How will global warming influence climate systems such as the Madden–Julian Oscillation (MJO) or the El Niño Southern Oscillation (ENSO)?

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    $\begingroup$ Related article: scientificamerican.com/article/… $\endgroup$ – userLTK Oct 10 '15 at 23:31
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    $\begingroup$ I think each would require a separate answer. Suggest a reworking of the question. $\endgroup$ – gansub Oct 13 '15 at 2:42
  • $\begingroup$ @gansub I think your point is certainly fair, so, I don't mean this as a criticism, but in this case, I think, splitting the question up into 4 parts or picking one of the 4 oscillations and asking about that doesn't improve this question because there's too little known, though, perhaps the question should be reworded to ask if there's any known influence to any of the above. $\endgroup$ – userLTK Oct 14 '15 at 4:24
  • $\begingroup$ @farrenthorpe - I had suggested a reworking of the question. Each one of those require a separate answer. I can take a shot at the MJO side of it. $\endgroup$ – gansub Dec 5 '15 at 9:00
  • $\begingroup$ @gansub go ahead and rework it if you like... if you post other questions as an off-shoot, let me know and I'll put bounties on those too. $\endgroup$ – farrenthorpe Dec 5 '15 at 9:10

Still undetermined, though a number of papers on the subject suggest global warming will increase the variance in both of the climate systems you mention. They suggest more research and more refined models are needed to narrow down the uncertainties.

Some definitions:

The Madden-Julian Oscillation (MJO) is the major fluctuation in tropical weather on weekly to monthly timescales. The MJO can be characterised as an eastward moving 'pulse' of cloud and rainfall near the equator that typically recurs every 30 to 60 days. (Australian Bureau of Meteorology)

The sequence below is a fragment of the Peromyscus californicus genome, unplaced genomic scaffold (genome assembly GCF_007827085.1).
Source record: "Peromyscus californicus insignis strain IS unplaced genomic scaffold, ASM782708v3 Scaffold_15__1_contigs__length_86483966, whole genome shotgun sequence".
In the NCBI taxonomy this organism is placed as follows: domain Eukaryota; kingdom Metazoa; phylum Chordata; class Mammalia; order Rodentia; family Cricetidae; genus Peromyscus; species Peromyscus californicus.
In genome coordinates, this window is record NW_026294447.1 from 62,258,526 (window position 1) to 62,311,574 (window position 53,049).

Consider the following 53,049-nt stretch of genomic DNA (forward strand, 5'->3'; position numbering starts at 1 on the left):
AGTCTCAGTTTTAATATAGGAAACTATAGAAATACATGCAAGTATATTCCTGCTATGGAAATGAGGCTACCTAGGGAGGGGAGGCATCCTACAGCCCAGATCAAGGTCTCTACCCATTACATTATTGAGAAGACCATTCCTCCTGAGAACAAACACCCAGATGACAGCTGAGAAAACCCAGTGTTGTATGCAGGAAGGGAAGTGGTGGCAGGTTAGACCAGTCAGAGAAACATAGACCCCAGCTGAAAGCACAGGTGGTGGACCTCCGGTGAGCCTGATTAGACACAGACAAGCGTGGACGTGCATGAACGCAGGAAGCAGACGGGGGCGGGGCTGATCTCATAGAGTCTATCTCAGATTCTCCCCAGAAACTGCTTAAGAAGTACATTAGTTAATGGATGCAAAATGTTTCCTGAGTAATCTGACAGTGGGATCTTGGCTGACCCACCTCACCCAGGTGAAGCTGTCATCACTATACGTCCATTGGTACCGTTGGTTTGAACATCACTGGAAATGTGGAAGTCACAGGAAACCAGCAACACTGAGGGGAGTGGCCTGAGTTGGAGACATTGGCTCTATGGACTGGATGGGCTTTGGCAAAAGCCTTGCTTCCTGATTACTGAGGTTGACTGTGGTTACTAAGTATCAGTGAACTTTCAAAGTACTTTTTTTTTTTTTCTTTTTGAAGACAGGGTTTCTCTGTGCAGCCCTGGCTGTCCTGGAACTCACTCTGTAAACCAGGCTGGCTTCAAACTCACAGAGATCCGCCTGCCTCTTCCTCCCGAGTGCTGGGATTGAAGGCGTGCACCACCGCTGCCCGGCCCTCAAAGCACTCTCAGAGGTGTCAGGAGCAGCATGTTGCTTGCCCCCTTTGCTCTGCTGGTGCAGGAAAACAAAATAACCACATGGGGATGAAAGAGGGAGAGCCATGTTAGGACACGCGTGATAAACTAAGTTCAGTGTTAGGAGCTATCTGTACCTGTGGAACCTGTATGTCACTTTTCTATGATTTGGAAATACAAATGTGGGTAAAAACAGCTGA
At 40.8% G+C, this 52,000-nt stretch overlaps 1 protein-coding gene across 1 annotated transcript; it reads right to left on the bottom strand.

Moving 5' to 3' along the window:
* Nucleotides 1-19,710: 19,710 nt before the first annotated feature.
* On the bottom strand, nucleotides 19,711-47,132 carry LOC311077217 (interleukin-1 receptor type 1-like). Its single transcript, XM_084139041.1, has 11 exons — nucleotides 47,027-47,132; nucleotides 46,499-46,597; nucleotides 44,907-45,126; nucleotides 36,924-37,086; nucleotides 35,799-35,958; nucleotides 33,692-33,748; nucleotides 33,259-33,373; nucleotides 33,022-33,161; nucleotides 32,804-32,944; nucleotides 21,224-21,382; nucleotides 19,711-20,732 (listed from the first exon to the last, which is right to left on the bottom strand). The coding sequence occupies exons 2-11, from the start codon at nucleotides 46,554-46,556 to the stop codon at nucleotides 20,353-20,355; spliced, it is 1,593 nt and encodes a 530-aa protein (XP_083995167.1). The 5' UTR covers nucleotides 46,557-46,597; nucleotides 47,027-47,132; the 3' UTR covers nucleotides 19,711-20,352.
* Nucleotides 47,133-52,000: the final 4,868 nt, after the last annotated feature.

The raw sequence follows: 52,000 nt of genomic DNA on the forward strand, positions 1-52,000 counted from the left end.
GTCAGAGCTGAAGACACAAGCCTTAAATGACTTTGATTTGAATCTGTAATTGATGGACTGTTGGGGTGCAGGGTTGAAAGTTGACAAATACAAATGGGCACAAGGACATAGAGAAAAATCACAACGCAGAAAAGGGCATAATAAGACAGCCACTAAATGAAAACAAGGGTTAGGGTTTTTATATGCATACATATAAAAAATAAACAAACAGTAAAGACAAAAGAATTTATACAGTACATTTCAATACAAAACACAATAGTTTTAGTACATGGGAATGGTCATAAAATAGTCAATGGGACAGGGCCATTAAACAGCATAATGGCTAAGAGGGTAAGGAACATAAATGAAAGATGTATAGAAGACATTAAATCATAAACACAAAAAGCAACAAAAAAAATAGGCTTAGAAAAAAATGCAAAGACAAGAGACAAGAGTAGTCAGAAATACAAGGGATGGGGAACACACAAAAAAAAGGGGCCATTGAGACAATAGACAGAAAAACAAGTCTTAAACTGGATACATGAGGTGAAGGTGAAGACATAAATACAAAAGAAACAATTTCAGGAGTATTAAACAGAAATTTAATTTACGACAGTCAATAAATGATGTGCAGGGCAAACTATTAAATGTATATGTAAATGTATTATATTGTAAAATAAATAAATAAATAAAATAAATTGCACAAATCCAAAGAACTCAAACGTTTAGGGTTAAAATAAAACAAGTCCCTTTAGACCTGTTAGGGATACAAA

The El Niño/ Southern Oscillation (ENSO) cycle refers to the coherent and sometimes very strong year-to-year variations in sea- surface temperatures, convective rainfall, surface air pressure, and atmospheric circulation that occur across the equatorial Pacific Ocean. El Niño and La Niña represent opposite extremes in the ENSO cycle. (National Weather Service Climate Prediction Center)

El Niño is the "warm phase" of sea-surface temperatures in the east-central equatorial Pacific with a variety of effects on regional and global weather. La Niña is the "cold phase" of the oscillation.

One of the predictive challenges is that climate change is not monotonic. It's generally held that will be a "warmer-get-wetter" impact -- warmer oceans produce more evaporation and therefore more precipitation. But ocean states are also affected by highly complex relationships involving currents and convection.

Here are extracts from the abstracts of a couple of recent papers on the subject(s) (actual papers are paywalled):

In Intermodel Uncertainty in ENSO Amplitude Change Tied to Pacific Ocean Warming Pattern, Zheng, et.al. compare actual sea-surface temperature measurements to the outputs of various models and write:

To the extent that correcting model biases favors an El Niño–like mean warming pattern, this study suggests an increase in ENSO-related SST variance likely under global warming.

In The MJO and global warming: a study in CCSM4, Subramanian, et.al, write:

The RCP8.5 run exhibits increased variance in intraseasonal precipitation, larger-amplitude MJO events, stronger MJO rainfall in the central and eastern tropical Pacific, and a greater frequency of MJO occurrence for phases corresponding to enhanced rainfall in the Indian Ocean sector. These features are consistent with the concept of an increased magnitude for the hydrological cycle under greenhouse warming conditions.

In MJO Intensification with Warming in the Superparameterized CESM, Arnold, et.al. said their modeling runs showed "Intraseasonal precipitation increases at a rate of roughly 10% per 1 K of warming, and MJO events become 20%–30% more frequent," but conclude:

This work adds to existing evidence that MJO activity may increase in response to global warming. Evidence for an MJO dependence on SST has been identified in observations (Hendon et al. 1999; Slingo et al. 1999; Jones and Carvalho 2006; Oliver and Thompson 2012), and in some numerical models (Lee 1999; Caballero and Huber 2010; Arnold et al. 2013; Schubert et al. 2013). However, other models have shown negative or neutral trends with SST (Takahashi et al. 2011) or a strong dependence on the spatial pattern of warming (Maloney and Xie 2013), so any conclusions regarding future trends should be viewed as tentative.


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